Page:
Sunday, September 14, 2014

Game Props Part 1: Tarot Cards

I decided to do a short series on gaming props I've used in my face-to-face games.  Just some simple props that add to the atmosphere of the game.  To kick things off I'm starting with tarot cards.  I dug through my chest of cards and I see I have seven different decks.  I'm not a tarot card reader, but back when I was much younger and had hair, I collected them because they were cool.

The first time I used tarot cards in game it was to simulate a Deck of Many Things.  In the beginning this went over well.  Having the physical prop was too much for them not to dabble.  In the 1st Edition DMG there is a guide to using a regular deck of cards.  I used the Rider Tarot deck at the time.  And I assigned cards as close as I could to the cards identified in the Deck of Many Things.  Today you could use WotC DoMT generator or buy an actual Deck of Many Things.

While I was looking at all the cards I put off to the side I would see their design and think of different boons or punishments.  I wrote a post years ago called Deck of Many Things and Then Some, it provides an excellent example of what I ended up doing.  I made a Deck of Many More Things.  Here's an example.

Hazardous Journey
Tarot Card: 6 of Swords
Playing Card:  6 of Spades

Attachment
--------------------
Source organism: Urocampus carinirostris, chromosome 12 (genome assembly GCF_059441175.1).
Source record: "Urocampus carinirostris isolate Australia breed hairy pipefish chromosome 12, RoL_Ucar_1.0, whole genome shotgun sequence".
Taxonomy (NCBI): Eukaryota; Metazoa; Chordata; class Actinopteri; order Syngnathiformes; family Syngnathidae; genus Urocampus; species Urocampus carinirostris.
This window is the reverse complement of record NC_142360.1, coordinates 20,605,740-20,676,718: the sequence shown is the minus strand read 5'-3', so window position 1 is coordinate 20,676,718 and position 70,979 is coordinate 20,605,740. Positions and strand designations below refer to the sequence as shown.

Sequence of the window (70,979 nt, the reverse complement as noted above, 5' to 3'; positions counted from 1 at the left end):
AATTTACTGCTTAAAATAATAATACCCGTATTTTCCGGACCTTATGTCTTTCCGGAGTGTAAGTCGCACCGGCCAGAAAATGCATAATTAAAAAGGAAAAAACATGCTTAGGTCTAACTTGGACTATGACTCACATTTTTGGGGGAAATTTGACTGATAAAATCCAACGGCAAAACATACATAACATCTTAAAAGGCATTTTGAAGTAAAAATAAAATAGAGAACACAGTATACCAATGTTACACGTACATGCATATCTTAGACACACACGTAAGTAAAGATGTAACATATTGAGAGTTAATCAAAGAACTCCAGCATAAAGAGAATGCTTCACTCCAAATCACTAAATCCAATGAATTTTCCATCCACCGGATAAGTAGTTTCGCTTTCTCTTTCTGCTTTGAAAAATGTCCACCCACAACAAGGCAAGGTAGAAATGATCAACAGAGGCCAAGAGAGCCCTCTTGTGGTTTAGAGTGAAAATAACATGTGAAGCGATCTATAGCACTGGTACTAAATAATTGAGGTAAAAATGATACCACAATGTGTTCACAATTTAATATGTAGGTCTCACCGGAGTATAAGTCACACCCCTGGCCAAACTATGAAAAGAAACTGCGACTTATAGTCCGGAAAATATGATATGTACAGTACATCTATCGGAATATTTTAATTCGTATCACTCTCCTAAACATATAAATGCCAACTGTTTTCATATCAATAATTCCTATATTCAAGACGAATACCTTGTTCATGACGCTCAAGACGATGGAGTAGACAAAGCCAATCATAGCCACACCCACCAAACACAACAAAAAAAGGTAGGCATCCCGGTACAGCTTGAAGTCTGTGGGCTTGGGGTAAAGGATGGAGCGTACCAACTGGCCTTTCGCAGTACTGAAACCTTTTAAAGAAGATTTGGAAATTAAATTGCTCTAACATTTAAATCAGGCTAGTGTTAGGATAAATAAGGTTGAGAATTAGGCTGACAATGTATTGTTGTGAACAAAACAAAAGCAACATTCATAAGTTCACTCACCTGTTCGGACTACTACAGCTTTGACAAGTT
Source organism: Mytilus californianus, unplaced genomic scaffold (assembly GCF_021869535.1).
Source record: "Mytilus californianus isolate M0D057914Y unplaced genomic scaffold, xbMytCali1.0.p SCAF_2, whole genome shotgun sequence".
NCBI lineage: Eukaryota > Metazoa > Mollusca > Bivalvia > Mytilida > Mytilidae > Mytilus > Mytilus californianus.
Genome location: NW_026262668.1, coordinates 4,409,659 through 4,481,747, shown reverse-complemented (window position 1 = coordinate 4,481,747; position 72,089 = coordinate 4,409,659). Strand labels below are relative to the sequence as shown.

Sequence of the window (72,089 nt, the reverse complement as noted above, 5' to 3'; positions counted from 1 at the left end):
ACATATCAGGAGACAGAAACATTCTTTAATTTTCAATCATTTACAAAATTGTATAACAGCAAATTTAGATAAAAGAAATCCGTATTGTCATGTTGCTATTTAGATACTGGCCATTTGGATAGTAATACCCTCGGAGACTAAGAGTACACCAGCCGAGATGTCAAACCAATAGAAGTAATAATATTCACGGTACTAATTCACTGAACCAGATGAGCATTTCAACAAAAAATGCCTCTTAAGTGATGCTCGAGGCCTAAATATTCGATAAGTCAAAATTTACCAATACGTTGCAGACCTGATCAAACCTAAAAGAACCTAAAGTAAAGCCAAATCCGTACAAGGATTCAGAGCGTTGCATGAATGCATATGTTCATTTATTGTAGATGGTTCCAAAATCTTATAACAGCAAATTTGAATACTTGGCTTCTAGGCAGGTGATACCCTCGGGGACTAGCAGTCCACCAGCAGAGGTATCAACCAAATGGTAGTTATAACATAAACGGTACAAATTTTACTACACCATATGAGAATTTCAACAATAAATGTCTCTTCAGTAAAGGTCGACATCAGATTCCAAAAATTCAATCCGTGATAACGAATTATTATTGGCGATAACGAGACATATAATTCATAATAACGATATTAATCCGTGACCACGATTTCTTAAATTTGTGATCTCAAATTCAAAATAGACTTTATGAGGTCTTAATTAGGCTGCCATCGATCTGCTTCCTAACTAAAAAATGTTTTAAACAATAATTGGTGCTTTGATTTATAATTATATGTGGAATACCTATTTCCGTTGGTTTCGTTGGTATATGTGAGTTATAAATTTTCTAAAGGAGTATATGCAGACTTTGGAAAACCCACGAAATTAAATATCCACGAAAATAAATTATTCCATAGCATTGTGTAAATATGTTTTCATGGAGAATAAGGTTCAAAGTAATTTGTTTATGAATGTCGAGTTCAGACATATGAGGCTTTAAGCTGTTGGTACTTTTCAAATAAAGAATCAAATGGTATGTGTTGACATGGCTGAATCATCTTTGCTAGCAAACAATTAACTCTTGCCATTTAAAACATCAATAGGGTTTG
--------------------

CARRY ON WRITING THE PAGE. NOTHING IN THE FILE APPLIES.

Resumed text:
Upon the players next journey any random encounters during the journey will not be random.  The encounter will occur and GM selects the most difficult creature/situation available on the list.  The creature will focus its attack on the character who drew the card.

Note: The GM will have to decide how many encounters the player will need to endure.  To activate this card the character should be going someplace that will at least take one day to travel.  

With the advancements with virtual table tops these days you could to something like this virtually.  Although there is not replacement for the tactile experience.  


  1. I looked hard at my set of tarot cards in regard to using them in game, but I never got any further than coins = thieves, swords = fighters, cups = clerics and staves = wizards...

  2. I used Tarot cards a lot in my WitchCraft RPG game and little bit for Ravenloft.

  3. I once based a rather extensive multiverse game off the Tarot deck, a mixture drawing on the idea of Trumps from Roger Zalazny's Amber novels. A bit of hubris when you realize just how many potential worlds you're outlining with one deck of cards.